On the surface, weight loss seems pretty straightforward. We have one goal and two tools: reduce your body fat percentage, with some combination of changes to your diet and/or training.

In recent years, the concept of metabolic adaptation has become fairly common knowledge. The general premise is that during contest preparation, the combination of weight loss and energy restriction causes reductions in metabolic rate. As a result of this knowledge, it has become increasingly common for individuals to budget this factor into their diet strategy, preemptively assuming that dietary restrictions and exercise activity may need to be increased more than anticipated, particularly in the later stages of weight loss.

When it comes to metabolic adaptation, research has identified reductions in both resting energy expenditure and non-exercise activity thermogenesis. However, attention is rarely given to the effects of weight loss and caloric restriction on exercise economy, or the amount of energy we spend to perform a given amount of exercise.

 

Exercise Economy

Let’s get the obvious stuff out of the way first. When you first start doing any type of exercise, you’re pretty inefficient at it. Until you start mastering the technique for that exercise, you’re going to waste a lot of energy. If you dropped me in a pool right now and asked me to swim laps for cardio, I’d get about three laps in before I would become exhausted and someone would need to throw me a lifesaver. I am terrible at swimming; in fact, flunking out of swim lessons in grade school was the first step in the long line of aquatic failures that characterize my life. However, if you gave me a little bit of skillful instruction and made me swim every day, I’d eventually be able to complete those three laps without burning a ton of energy in the process. This example demonstrates the general concept of exercise economy, or the amount of energy consumed to complete a given workout.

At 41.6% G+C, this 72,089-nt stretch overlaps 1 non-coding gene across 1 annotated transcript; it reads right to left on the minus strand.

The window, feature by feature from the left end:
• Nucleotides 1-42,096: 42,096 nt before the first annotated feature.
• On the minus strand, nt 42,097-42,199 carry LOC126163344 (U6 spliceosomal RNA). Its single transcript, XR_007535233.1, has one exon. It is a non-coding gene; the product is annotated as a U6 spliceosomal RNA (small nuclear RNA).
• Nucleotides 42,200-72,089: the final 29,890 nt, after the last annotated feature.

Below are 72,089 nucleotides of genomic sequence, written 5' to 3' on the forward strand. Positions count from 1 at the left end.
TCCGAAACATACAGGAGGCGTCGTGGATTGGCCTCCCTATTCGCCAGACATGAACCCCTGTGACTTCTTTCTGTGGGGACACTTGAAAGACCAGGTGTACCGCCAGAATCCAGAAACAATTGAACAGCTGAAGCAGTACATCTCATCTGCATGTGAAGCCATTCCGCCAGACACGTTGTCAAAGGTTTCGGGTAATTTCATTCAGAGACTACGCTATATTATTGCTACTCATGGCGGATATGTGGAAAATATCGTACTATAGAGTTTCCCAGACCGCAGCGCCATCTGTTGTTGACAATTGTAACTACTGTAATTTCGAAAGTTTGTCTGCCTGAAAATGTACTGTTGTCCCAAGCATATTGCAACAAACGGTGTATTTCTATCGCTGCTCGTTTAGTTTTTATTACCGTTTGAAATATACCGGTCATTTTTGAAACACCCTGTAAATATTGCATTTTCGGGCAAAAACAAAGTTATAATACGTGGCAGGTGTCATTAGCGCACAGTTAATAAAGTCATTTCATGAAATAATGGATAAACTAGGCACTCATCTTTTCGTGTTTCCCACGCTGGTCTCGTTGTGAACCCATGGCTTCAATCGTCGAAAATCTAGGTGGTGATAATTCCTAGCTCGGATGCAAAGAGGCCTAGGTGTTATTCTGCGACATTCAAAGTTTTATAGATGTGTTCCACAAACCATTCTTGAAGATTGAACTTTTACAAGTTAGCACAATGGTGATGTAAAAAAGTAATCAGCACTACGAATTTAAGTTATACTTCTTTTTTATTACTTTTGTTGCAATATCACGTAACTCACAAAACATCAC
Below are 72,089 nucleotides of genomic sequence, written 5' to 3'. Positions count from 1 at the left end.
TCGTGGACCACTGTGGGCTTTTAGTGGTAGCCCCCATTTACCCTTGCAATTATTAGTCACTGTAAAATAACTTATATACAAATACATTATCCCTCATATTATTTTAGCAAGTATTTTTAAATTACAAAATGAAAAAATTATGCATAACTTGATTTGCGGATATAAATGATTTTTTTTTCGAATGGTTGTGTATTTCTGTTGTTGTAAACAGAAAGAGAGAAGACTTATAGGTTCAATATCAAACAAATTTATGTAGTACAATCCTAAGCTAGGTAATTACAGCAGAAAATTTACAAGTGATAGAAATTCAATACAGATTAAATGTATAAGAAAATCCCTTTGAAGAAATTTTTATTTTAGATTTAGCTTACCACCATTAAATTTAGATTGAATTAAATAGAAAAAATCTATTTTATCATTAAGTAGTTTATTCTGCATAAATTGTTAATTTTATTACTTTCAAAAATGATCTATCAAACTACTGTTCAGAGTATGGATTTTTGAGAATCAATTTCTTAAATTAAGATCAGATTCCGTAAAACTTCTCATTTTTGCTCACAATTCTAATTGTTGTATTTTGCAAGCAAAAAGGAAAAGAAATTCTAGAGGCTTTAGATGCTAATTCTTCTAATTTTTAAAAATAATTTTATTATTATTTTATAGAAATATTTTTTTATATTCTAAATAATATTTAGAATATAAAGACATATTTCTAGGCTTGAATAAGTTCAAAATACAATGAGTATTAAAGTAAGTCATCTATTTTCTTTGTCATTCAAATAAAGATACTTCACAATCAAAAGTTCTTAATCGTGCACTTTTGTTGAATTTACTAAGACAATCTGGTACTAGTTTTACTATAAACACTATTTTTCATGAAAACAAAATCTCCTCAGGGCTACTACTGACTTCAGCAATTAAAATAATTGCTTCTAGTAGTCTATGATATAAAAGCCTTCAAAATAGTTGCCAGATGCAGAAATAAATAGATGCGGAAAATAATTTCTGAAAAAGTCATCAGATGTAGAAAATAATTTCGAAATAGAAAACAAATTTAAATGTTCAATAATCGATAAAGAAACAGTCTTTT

In an excellent review by Barnes and Kilding [1], the exercise economy of running is broken down to about 22ish factors, more or less. Some of these factors are out of our control, but many are highly trainable and adaptive. If you hadn’t run in years and set out on a 3-mile run, you’d probably burn a ton of energy and have some pretty sore joints afterward. You’re not a skilled runner, so your biomechanics and coordination are probably a mess, resulting in some serious pounding on your joints (this pounding would be evident, based on the crippling pain you would later observe in your ankles and knees). Luckily, your running form would become much more efficient over time. The good news is that you’d be able to run smoothly without totally beating up your joints. The bad news is that you’d burn less calories, even if you ran the exact same 3-mile route at the exact same pace.

The point I’m making here is that many physique athletes crank up their cardio when they begin prep, and use forms of exercise they’re not accustomed to. As a result, it may be worth budgeting for an improvement in exercise economy that has absolutely nothing to do with metabolic adaptation. This is particularly true if you’re terribly inefficient at the exercise when you start, if the exercise involves a great deal of skill (for example, swimming versus cycling), or if the exercise involves moving your bodyweight. If you go from transporting a 190-pound body with terrible running form, to transporting a 160-pound body with great form, there’s going to be a meaningful discrepancy in the number of calories burned.

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